. Arachidonate 5-lipoxygenase.
Prostaglandins Other Lipid Mediat.
68–69
:
211
11
Peters-Golden, M., T. G. Brock.
2001
. Intracellular compartmentalization of leukotriene synthesis: unexpected secrets.
FEBS Lett.
487
:
323
12
Rouzer, C. A., B. Samuelsson.
1987
. Reversible, calcium-dependent membrane association of human leukocyte 5-lipoxygenase.
Proc. Natl. Acad. Sci. USA
84
:
7393
13
Rouzer, C. A., S. Kargman.
1988
. Translocation of 5-lipoxygenase to the membrane in human leukocytes challenged with ionophore A23187.
J. Biol. Chem.
263
:
10980
14
Ford-Hutchinson, A. W..
1991
. FLAP: a novel drug target for inhibiting the synthesis of leukotrienes.
Trends Pharmacol. Sci.
12
:
68
15
Mancini, J. A., M. Abramovitz, M. E. Cox, E. Wong, S. Charleson, H. Perrier, Z. Wang, P. Prasit, P. J. Vickers.
1993
. 5-lipoxygenase-activating protein is an arachidonate binding protein.
FEBS Lett.
318
:
277
16
Rouzer, C. A., A. W. Ford-Hutchinson, H. E. Morton, J. W. Gillard.
1990
. MK886, a potent and specific leukotriene biosynthesis inhibitor blocks and reverses the membrane association of 5-lipoxygenase in ionophore-challenged leukocytes.
J. Biol. Chem.
265
:
1436
17
Haeggstrom, J. Z..
2000
. Structure, function, and regulation of leukotriene A4 hydrolase.
Am. J. Respir. Crit. Care Med.
161
:
S25
18
Black, P. N., R. W. Fuller, G. W. Taylor, P. J. Barnes, C. T. Dollery.
1989
. Effect of inhaled leukotriene B4 alone and in combination with prostaglandin D2 on bronchial responsiveness to histamine in normal subjects.
Thorax
44
:
491
19
Kato, K., T. Yokomizo, T. Izumi, T. Shimizu.
2000
. Cell-specific transcriptional regulation of human leukotriene B4 receptor gene.
J. Exp. Med.
192
:
413
20
Yokomizo, T., T. Izumi, K. Chang, Y. Takuwa, T. Shimizu.
1997
. A G-protein-coupled receptor for leukotriene B4 that mediates chemotaxis.
Nature
387
:
620
21
Kamohara, M., J. Takasaki, M. Matsumoto, T. Saito, T. Ohishi, H. Ishii, K. Furuichi.
2000
. Molecular cloning and characterization of another leukotriene B4 receptor.
J. Biol. Chem.
275
:
27000
22
Tryselius, Y., N. E. Nilsson, K. Kotarsky, B. Olde, C. Owman.
2000
. Cloning and characterization of cDNA encoding a novel human leukotriene B4 receptor.
Biochem. Biophys. Res. Commun.
274
:
377
23
Tager, A. M., J. H. Dufour, K. Goodarzi, S. D. Bercury, U. H. von Andrian, A. D. Luster.
2000
. BLTR mediates leukotriene B4-induced chemotaxis and adhesion and plays a dominant role in eosinophil accumulation in a murine model of peritonitis.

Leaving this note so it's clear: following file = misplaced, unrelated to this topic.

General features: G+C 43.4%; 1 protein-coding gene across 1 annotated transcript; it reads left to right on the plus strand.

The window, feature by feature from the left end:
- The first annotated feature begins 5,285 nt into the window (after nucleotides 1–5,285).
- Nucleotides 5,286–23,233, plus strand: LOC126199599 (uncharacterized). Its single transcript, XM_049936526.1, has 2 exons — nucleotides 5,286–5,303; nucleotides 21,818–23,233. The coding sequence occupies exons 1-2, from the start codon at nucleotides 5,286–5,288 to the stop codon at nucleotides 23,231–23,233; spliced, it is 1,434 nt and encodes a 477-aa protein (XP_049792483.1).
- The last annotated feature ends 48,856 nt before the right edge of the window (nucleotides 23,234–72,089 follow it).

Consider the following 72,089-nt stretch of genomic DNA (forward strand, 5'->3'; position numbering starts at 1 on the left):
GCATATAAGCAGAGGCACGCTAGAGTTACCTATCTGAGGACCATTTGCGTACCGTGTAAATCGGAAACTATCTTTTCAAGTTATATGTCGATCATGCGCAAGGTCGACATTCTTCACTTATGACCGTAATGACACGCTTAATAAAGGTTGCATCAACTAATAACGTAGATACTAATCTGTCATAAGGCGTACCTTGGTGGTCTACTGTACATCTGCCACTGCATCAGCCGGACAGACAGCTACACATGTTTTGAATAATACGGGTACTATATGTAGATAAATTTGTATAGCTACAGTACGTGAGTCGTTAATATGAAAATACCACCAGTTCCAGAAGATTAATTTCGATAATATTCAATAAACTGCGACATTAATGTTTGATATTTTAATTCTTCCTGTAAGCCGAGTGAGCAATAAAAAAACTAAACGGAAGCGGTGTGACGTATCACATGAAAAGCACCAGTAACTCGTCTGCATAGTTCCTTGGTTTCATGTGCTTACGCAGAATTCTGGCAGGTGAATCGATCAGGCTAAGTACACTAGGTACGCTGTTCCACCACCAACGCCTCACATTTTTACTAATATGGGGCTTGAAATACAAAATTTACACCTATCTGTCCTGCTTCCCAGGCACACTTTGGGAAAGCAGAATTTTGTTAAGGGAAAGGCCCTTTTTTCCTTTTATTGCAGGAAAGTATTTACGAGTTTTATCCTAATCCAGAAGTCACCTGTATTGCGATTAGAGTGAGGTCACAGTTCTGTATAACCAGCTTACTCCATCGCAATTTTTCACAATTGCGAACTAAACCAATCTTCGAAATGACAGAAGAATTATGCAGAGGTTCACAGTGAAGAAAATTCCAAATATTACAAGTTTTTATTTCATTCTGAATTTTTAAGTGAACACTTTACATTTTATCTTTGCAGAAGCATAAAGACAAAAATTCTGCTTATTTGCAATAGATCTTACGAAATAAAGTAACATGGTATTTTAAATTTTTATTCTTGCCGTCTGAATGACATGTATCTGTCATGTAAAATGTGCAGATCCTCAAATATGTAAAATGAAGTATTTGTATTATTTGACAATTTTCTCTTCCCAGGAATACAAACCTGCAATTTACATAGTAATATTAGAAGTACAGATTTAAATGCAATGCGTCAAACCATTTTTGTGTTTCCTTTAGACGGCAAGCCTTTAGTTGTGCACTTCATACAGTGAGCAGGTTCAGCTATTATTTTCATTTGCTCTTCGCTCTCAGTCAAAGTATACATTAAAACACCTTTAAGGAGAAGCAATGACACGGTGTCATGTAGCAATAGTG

J. Exp. Med.
192
:
439
24
Ford-Hutchinson, A. W., M. A. Bray, M. V. Doig, M. E. Shipley, M. J. Smith.
1980
. Leukotriene B, a potent chemokinetic and aggregating substance released from polymorphonuclear leukocytes.
Nature
286
:
264
25
Dahlen, S. E., J. Bjork, P. Hedqvist, K. E. Arfors, S. Hammarstrom, J. A. Lindgren, B. Samuelsson.
1981
. Leukotrienes promote plasma leakage and leukocyte adhesion in postcapillary venules: in vivo effects with relevance to the acute inflammatory response.
Proc. Natl. Acad. Sci. USA
78
:
3887
26
Sehmi, R., A. J. Wardlaw, O. Cromwell, K. Kurihara, P. Waltmann, A. B. Kay.
1992
. Interleukin-5 selectively enhances the chemotactic response of eosinophils obtained from normal but not eosinophilic subjects.
Blood
79
:
2952
27
Yamaoka, K. A., J. P. Kolb.
1993
. Leukotriene B4 induces interleukin 5 generation from human T lymphocytes.
Eur. J. Immunol.
23
:
2392
28
Hafstrom, I., J. Palmblad, C. L. Malmsten, O. Radmark, B. Samuelsson.
1981
. Leukotriene B4: a stereospecific stimulator for release of lysosomal enzymes from neutrophils.
FEBS Lett.
130
:
146
29
Hebert, M. J., T. Takano, H. Holthofer, H. R. Brady.
1996
. Sequential morphologic events during apoptosis of human neutrophils: modulation by lipoxygenase-derived eicosanoids.
J. Immunol.
157
:
3105
30
Lee, E., T. Robertson, J. Smith, S. Kilfeather.
2000
. Leukotriene receptor antagonists and synthesis inhibitors reverse survival in eosinophils of asthmatic individuals.
Am. J. Respir. Crit. Care Med.
161
:
1881
31
Penrose, J. F., L. Gagnon, M. Goppelt-Struebe, P. Myers, B. K. Lam, R. M. Jack, K. F. Austen, R. J. Soberman.
1992
. Purification of human leukotriene C4 synthase.
Proc. Natl. Acad. Sci. USA
89
:
11603
32
Nicholson, D. W., A. Ali, J. P. Vaillancourt, J. R. Calaycay, R. A. Mumford, R. J. Zamboni, A. W. Ford-Hutchinson.
1993
. Purification to homogeneity and the N-terminal sequence of human leukotriene C4 synthase: a homodimeric glutathione S-transferase composed of 18-kDa subunits.